Having a fall, whether it’s in our own home or when we’re out and about, can change our lives entirely. The injury we sustain from a fall can affect our ability to not only walk and move but stay independent – it might mean we have to stop living independently within our home and instead move into a care facility.
Here in New Zealand, according to ACC, approximately 30% to 60% of those aged over 65 years will have a fall every year – with up to 20% of these ending up in hospital with a broken bone – a figure that only increases in likelihood with age, with those aged above 85 years having the greatest risk.
Once you have a fall, at any age, the risk of you having another fall increases greatly. Aside from the physical pain and restrictions, falls can take a significant toll on your mental health, with fear and anxiety over another fall becoming more prevalent and with less confidence when it comes to movement. Together, this leads to a hesitation to participate in physical activity and social events – and the less we move, the harder it becomes.
How do podiatrists help with falls?
As podiatrists focus on the function, movement and stability of the feet and legs, we help by:
- Identifying the characteristics of your feet and legs, as well as your footwear, that make you more vulnerable to falling
- Diagnosing any problems in the feet and legs that may be causing you to change the way you walk, or walk in a less-than-optimal way, that may increase your falls risk
- Treating or managing the problems we identify to reduce your falls risk
- Putting additional measures in place to improve your stability on your feet, or make walking easier and more comfortable
- Assess your footwear to ensure it isn’t contributing to your falls risk and is instead helping you walk comfortably and safely
Footwear: Does it really matter?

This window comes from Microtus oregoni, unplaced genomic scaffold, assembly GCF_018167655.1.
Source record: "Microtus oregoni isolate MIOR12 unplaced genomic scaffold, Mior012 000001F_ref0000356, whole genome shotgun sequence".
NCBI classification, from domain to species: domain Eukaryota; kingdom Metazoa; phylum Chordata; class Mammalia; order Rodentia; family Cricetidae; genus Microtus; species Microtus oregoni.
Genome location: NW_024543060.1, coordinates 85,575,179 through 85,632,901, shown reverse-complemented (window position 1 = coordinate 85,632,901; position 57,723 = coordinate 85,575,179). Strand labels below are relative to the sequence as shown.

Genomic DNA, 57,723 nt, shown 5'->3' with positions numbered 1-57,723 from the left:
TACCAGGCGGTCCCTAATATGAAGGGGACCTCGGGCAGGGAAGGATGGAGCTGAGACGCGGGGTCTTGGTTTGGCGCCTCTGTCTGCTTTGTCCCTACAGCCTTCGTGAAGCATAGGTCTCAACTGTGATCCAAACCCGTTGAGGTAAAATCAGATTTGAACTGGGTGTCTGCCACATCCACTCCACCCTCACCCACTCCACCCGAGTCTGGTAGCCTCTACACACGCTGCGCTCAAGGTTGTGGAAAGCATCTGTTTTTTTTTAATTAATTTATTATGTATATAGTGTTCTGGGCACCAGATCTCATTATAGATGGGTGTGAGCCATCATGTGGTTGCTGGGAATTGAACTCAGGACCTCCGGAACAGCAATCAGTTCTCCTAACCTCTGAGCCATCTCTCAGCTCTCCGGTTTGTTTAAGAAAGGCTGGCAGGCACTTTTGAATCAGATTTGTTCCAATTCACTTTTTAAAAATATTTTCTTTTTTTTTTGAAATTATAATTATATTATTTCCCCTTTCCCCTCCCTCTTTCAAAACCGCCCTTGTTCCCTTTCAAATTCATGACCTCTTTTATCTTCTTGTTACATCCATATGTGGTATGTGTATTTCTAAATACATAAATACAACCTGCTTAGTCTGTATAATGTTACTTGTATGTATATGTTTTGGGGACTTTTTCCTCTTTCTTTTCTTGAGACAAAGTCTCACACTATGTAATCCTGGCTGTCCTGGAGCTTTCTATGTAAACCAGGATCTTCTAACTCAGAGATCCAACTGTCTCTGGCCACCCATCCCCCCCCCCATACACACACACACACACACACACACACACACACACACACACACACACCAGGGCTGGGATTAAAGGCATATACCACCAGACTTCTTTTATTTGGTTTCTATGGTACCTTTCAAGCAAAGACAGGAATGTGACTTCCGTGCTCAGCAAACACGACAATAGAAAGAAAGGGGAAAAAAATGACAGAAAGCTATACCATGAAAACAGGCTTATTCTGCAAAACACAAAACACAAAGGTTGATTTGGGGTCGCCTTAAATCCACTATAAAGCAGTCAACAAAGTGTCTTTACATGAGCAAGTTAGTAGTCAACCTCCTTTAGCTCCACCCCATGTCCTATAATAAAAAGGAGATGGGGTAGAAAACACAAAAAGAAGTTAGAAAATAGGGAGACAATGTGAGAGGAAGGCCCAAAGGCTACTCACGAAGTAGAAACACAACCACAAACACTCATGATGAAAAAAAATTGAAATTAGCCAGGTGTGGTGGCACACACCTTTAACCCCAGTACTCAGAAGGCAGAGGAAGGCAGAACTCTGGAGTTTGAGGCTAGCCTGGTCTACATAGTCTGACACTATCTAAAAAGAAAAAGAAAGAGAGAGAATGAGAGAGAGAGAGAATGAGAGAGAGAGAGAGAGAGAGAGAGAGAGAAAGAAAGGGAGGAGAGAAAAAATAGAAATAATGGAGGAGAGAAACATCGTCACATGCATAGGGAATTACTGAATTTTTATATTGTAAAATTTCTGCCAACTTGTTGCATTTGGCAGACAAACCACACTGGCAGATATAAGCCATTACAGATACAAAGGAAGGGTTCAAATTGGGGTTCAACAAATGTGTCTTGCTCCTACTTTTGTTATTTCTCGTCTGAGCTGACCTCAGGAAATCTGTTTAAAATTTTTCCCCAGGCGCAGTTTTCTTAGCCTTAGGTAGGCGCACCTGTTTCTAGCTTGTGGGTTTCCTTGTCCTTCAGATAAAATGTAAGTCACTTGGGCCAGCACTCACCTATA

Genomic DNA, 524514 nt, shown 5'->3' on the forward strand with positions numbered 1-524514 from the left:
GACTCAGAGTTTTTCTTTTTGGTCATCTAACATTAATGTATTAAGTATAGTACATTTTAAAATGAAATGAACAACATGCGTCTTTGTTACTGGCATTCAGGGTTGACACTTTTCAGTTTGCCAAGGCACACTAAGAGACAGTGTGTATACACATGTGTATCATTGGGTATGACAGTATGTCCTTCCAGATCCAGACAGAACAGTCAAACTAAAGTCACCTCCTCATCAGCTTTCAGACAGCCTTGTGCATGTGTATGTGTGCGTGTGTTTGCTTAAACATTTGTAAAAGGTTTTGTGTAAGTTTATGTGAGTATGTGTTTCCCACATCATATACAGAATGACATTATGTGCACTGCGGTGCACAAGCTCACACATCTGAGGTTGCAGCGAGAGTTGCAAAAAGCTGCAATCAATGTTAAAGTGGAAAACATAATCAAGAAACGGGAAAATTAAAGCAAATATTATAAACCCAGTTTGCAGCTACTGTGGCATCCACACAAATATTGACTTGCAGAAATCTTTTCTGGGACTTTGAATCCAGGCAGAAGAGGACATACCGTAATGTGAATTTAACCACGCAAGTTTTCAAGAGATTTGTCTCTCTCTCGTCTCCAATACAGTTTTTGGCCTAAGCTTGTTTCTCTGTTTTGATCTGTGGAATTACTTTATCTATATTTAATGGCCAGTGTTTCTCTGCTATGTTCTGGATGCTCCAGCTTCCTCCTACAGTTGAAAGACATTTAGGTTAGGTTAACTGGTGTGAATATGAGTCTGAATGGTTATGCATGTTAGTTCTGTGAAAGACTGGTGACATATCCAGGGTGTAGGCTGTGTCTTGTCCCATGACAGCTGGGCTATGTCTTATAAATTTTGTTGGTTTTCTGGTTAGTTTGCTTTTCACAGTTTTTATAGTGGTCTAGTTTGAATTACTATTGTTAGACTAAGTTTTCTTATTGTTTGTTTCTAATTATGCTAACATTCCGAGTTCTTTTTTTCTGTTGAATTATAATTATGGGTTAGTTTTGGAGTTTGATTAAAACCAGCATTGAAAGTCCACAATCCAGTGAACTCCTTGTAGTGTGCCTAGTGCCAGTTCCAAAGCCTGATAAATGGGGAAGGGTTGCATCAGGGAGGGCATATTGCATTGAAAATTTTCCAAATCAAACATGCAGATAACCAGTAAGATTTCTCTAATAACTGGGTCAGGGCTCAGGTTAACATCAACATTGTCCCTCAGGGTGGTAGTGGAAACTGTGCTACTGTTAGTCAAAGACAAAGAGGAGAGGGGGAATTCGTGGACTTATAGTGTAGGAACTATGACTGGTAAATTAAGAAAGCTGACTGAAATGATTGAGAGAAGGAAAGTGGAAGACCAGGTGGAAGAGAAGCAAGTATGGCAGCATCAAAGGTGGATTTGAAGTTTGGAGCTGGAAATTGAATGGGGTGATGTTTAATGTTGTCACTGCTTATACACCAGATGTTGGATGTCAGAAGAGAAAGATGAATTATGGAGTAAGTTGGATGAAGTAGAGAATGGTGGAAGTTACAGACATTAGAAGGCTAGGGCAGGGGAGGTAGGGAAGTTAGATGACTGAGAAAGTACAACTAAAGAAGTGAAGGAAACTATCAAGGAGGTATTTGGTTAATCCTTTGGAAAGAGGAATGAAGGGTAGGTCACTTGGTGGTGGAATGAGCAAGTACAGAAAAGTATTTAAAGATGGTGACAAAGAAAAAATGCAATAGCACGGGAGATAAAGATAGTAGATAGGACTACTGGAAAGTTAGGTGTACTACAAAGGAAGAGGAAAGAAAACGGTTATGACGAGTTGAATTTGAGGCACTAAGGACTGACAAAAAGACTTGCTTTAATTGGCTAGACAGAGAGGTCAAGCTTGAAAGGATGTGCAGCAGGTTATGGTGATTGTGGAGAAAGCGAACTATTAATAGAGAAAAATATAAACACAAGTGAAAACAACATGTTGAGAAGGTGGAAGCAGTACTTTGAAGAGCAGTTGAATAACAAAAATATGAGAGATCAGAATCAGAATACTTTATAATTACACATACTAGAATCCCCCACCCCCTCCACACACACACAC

The shoes you wear on a regular basis, or lack thereof, can play a large role in your falls risk. There are a number of things our patients never think of until we discuss it with them – like the weight of their shoes. When your shoes are heavy and clunky, it can weigh your foot down, especially when you may already have some weakness in the muscles in your feet and legs. This can make you more likely to catch the bottom of your shoe on the ground, making you more likely to trip and fall.
Another feature is how much your shoe allows your foot to roll around from side-to-side. A good shoe should keep your foot steady and stable, whereas flimsy shoes will let your feet naturally roll from side to side, tiring the muscles in your feet and legs and making you more vulnerable to injuries – especially ankle sprains. While this may not be as obvious inside your home, the moment you go out for a walk and start walking over uneven ground, it can cause a big problem.
What happens when we fall?
When we fall, the big risk is that we have an injury like a fracture (broken bone). This is much more likely the older we get, given that the prevalence of osteoporosis (weak, fragile bones), as well as medical conditions like arthritis, are much higher, putting us at risk.
Whether it’s an injured muscle, tendon or a broken bone, we’ll need to recover from our injury, which will see us either changing the way we walk and move (which can lead to a series of other pains and problems), or staying immobile in a cast, walker or moonboot for a period. When we’re immobilised, we stop using the surrounding muscles, causing them to weaken. This makes recovery and healthy movement even harder, and can be very stressful on our bodies – especially as we grow older.
While we do help our patients recover from such injuries at all ages, we always believe that prevention is better than treatment, which is where falls prevention comes in.
Let’s prevent those falls
If you’re worried about falls – or about a family member having their first or another fall – bring them in to see our experienced podiatry team. We’ll go through a falls assessment and discuss the best ways to help them prevent falls and stay comfortable and mobile on their feet.
Book your appointment online here or call us on (09) 523 2333.